The opposite end of line 82 extends downwardly through support 24 and is wound on a cylindrical member' 86. A pulley 88 at the bottom of support 24 suitably positions the line 82 in spaced relation to the side walls of the support 24 and guides the line on and d" the cylindrical member 86.
Cylindrical member 86 is rotatably positioned within a housing 89 attached to plate 26, on a shaft 90 which extends between and is suitably journaled in mounting plates 26 and 28. Also mounted on such shaft 90 is a sprocket or gear 92 which cooperates with a drive chain 94.
A second rotatable shaft 96 is suitably journaled in the plates 26 and 28, there being another sprocket or gear 98 on shaft 96 for cooperation with drive chain 94. It has been found preferable to have the sprocket or gear 98 considerably smaller than the sprocket or gear 92 to provide increased mechanical advantage and to decrease the speed of travel of book 84 as will hereinafter become apparent.
The drive shaft 96 extends through a suitable opening in plate 28 and a crank 100 is mounted thereon as shown most clearly in FIGURE 3 of the drawings. Such crank 100 comprises an arm 102 one end 102a of which is firmly connected to shaft 96. The other end 10212 of arm 102 carries a handle or knob 104.
A stud 106 is firmly secured to end portion 102b of arm 102 to extend therefrom at substantially right angles thereto. A knob 104 is formed with a central through opening 104a which is enlarged as at 10411 to provide an annular shoulder 104C. The opening 104a of knob 104 receives stud 106, and a fastening nut 108 and washer 110 are mounted on the threaded end of stud 106. The washer 110 engages the shoulder 104c as shown most clearly in FIGURE 3 of the drawings.
The knob 104 is further formed with a relatively large annular flange 104d. Such flange engages a roller 112 which is carried by a pawl member 114, the latter of which is part of a ratchet mechanism 116. Pawl 114 is pivotally mounted on arm 102 by a pivot pin 118, and is provided with an offset portion 114a.
As shown most clearly in FIGURE 4 of the drawings, end portion 1145: is provided with a beveled surface 114b affording an acute angle 1140 for the end portion 114 for engagement with suitable stop elements circumferentially spaced on plate 28 as shown most clearly in FIGURE 1 of the drawings. A leaf spring 122, having one end pivotally mounted on arm 102 by a pivot pin 124, is positioned as shown in FIGURE 3 to urge the offset end portions 114a of pawl 114 toward mounting plate 28 and elements 120.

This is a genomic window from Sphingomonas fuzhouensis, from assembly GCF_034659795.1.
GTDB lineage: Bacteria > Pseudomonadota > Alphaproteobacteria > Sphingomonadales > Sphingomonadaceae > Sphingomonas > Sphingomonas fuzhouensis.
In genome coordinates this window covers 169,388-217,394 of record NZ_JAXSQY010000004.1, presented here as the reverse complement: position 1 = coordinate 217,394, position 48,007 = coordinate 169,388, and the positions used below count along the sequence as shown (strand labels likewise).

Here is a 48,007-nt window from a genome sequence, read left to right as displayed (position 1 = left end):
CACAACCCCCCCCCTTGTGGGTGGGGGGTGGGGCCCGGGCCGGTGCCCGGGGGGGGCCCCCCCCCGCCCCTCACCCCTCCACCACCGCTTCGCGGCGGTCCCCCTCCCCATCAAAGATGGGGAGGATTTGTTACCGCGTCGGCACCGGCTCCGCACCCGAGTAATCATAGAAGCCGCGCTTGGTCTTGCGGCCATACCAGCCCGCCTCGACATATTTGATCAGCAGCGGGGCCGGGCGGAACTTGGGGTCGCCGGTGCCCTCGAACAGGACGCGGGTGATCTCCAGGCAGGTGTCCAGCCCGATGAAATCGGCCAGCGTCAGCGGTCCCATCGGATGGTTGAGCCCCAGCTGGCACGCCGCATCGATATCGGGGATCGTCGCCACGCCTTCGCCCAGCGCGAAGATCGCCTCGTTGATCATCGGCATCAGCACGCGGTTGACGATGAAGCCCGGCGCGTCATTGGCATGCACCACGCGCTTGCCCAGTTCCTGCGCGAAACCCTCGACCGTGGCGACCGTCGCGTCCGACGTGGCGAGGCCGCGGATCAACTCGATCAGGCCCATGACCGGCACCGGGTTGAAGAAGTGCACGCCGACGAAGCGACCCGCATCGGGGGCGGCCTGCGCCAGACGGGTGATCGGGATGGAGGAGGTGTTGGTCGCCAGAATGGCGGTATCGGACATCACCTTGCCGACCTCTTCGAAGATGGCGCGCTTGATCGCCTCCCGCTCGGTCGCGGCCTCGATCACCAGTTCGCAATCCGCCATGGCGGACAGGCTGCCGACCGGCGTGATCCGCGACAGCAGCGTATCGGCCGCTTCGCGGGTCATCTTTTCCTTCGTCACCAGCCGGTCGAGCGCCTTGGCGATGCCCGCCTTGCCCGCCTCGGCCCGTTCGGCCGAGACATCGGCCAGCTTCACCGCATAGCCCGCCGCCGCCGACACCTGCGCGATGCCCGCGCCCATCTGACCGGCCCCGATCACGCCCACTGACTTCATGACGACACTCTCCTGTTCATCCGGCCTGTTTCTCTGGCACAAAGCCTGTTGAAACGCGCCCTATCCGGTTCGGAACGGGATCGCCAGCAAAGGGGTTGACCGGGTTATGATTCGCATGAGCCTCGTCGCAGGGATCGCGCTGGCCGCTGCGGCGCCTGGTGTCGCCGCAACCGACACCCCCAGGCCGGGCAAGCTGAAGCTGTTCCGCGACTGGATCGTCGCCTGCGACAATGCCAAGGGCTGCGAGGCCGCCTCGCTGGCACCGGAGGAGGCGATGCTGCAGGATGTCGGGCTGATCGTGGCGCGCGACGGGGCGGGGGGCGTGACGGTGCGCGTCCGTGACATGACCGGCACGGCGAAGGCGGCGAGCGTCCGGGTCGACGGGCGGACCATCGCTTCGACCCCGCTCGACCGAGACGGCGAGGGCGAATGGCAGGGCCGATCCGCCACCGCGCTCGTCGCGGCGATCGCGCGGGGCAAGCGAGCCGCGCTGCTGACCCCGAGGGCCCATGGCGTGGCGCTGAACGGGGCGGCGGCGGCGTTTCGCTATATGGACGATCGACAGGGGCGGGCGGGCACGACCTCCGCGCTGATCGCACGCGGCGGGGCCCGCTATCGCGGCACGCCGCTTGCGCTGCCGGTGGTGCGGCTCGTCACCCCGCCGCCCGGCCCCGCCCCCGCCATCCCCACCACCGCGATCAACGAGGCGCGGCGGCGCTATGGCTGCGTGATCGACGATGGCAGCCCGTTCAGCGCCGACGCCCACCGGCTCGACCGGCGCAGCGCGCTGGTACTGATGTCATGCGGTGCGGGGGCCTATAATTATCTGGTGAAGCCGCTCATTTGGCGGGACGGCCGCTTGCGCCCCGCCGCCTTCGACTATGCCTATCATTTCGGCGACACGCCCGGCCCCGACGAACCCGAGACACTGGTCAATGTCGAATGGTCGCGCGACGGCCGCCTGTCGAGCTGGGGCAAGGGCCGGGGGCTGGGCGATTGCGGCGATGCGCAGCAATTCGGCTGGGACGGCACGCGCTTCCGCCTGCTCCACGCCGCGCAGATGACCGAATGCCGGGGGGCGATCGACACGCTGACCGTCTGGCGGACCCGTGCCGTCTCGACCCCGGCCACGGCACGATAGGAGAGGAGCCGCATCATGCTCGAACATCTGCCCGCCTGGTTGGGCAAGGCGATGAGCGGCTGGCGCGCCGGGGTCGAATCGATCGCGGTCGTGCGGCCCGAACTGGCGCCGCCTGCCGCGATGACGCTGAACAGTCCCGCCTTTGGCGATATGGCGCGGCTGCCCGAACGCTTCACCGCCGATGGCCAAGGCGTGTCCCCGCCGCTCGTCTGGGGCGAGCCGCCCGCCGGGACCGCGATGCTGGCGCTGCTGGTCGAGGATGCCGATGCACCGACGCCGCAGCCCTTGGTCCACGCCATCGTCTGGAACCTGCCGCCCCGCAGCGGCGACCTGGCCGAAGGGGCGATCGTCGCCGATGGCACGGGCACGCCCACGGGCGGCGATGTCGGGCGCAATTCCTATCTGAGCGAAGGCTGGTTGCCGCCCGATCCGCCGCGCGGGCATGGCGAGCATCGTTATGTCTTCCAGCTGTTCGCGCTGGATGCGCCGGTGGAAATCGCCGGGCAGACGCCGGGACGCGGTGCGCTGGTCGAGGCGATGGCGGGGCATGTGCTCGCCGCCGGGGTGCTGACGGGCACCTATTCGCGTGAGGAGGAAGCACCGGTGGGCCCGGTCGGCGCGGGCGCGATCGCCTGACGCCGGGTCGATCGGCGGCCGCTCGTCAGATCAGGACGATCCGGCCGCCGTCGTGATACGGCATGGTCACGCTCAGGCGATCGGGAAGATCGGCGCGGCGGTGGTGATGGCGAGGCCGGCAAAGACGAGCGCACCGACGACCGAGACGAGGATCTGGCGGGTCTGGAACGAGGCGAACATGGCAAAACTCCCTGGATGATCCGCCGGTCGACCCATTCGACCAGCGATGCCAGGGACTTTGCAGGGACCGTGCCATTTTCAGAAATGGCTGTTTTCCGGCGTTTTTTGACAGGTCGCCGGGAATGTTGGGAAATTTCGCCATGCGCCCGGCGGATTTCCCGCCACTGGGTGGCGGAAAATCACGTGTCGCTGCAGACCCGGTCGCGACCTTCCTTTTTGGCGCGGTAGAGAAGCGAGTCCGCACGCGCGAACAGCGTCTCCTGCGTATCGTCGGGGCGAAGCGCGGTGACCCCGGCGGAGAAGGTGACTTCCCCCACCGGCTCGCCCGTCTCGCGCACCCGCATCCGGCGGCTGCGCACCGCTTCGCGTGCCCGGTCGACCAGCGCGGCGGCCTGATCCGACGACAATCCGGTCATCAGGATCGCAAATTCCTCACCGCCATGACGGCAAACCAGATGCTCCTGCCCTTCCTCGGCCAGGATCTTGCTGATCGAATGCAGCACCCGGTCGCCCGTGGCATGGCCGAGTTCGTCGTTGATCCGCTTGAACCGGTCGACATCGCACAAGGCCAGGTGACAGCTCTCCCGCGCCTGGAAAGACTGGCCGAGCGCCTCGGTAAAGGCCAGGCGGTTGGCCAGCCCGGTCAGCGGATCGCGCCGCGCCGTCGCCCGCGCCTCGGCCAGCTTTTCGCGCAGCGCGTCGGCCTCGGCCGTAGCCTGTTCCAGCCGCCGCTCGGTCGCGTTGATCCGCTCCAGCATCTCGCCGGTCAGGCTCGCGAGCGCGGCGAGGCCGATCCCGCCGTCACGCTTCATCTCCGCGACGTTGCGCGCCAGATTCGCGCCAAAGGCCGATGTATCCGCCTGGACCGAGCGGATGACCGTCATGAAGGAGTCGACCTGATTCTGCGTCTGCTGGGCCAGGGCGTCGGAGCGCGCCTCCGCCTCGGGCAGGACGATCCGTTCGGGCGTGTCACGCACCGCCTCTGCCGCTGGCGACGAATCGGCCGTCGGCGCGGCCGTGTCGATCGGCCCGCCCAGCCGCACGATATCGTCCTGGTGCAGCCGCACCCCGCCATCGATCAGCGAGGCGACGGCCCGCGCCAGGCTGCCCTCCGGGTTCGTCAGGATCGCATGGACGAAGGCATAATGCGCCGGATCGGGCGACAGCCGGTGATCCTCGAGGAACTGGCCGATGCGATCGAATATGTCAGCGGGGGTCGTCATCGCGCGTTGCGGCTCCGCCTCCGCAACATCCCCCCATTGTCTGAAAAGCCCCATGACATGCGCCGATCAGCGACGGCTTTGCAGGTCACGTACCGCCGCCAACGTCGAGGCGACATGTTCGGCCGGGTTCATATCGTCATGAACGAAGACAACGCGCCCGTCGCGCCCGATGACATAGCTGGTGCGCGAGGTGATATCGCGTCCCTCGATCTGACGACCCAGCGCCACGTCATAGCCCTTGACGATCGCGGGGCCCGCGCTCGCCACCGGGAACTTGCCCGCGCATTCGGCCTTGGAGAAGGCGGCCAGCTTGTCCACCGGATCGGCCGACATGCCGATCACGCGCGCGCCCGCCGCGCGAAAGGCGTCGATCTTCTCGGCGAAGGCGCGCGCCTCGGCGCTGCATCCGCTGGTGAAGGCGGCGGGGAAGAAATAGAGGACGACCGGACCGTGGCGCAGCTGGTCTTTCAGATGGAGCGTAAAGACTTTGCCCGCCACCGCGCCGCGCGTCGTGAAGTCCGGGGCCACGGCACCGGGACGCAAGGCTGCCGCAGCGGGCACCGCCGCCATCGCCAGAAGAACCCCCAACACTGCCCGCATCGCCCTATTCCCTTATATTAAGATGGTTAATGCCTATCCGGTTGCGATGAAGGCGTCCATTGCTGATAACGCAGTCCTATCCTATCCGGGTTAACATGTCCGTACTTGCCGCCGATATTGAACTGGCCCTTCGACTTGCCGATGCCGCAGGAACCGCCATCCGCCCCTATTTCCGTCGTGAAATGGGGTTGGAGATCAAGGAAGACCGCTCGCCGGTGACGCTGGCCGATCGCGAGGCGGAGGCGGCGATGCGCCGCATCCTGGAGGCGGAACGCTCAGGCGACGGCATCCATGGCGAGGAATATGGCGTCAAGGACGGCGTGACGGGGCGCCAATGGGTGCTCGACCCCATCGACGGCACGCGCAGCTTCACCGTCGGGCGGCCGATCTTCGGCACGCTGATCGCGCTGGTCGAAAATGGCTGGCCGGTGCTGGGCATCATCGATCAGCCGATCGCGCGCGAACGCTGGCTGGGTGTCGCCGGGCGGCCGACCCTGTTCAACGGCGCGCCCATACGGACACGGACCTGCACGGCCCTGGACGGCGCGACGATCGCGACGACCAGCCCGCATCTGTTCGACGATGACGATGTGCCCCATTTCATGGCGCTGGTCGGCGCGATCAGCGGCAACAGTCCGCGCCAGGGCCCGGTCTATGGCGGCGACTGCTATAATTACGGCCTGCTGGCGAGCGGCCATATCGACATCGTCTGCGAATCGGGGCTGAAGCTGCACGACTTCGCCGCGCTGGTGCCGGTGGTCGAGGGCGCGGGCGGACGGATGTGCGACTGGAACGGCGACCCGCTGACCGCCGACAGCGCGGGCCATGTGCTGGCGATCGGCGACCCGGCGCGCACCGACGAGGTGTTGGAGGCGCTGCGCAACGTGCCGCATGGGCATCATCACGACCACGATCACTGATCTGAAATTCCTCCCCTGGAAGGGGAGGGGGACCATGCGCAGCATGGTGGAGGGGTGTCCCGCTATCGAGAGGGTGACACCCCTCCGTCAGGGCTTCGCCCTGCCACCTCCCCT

The above-described portable hoist is readily used to hoist and transport luggage as well as substantially any other article. To raise the hook 84 and such luggage, it is merely necessary to rotate arm 102 in a clockwise direction as viewed in FIGURE 1. This is accomplished, of course, by gripping the knob 104 and exerting a rotational force on arm 102. This action turns sprocket 98 as well as sprocket 92 through chain drive 94. As a result of this action the cylindrical member 86 is rotated to thereby retrieve the line 82 over the pulleys 78 and 74 so as to raise the hook 84.
The ratchet mechanism 116 is no impediment to such rotational movement of arm 102 due to the beveled surface 11412 of pawl 114. Any reverse or counterclockwise movement of arm 102, however, is prevented by engagement of the acute corner 1140 of pawl 114 with one of the stop elements 120 on plate 28.
When it is desired to. lower the luggage, it is merely necessary for the operator to release the ratchet mechanism 116. by rectilinearly moving the knob 104 toward plate 28, and to rotate arm 102 in its counterclockwise direction. Suchrectilinear movement of knob 104 causes flange 104d to pivot pawl 114 to its broken line position shown in FIGURE 3. Such movement of pawl 114, of course, is against the force of leaf spring 122.
Thus the ratchet mechanism 116 is released enabling the arm 102 to be rotated in the counterclockwise direction to lower the hook 84. Throughout such rotation of arm 102, of course, the knob 104 remains in its release or depressed position, the flange 104d rolling on the roller 112 throughout the rotation of said arm. Such rectilinear movement of knob 104 is facilitated by the lost motion connection of stud 106 within the opening 104a of knob 104.
Release of the knob 104 enables leaf spring 122 to automatically return pawl 114 to its locking position and knob 104 to its retracted position. Thus the latching mechanism 116 becomes automatically effective upon release of the manually operated knob 104.
Thus, the luggage attached to hook 84 can be lowered onto platform 16. In any event, the entire frame and luggage attached to hook 84 can be transported merely by moving the frame 12 on wheels 34 and 36.
It is frequently desirable to transport the portable hoist with the luggage so as to be usable at a given destination. To facilitate packing and storing of such portable hoist, after the luggage has been suitably removed from hook 84 the extension 54 is pivoted rearwardly about pin 60 after the locking mechanism 62 has been released as above explained. Thus, the extension 54 is caused to be positioned adjacent the frame 12.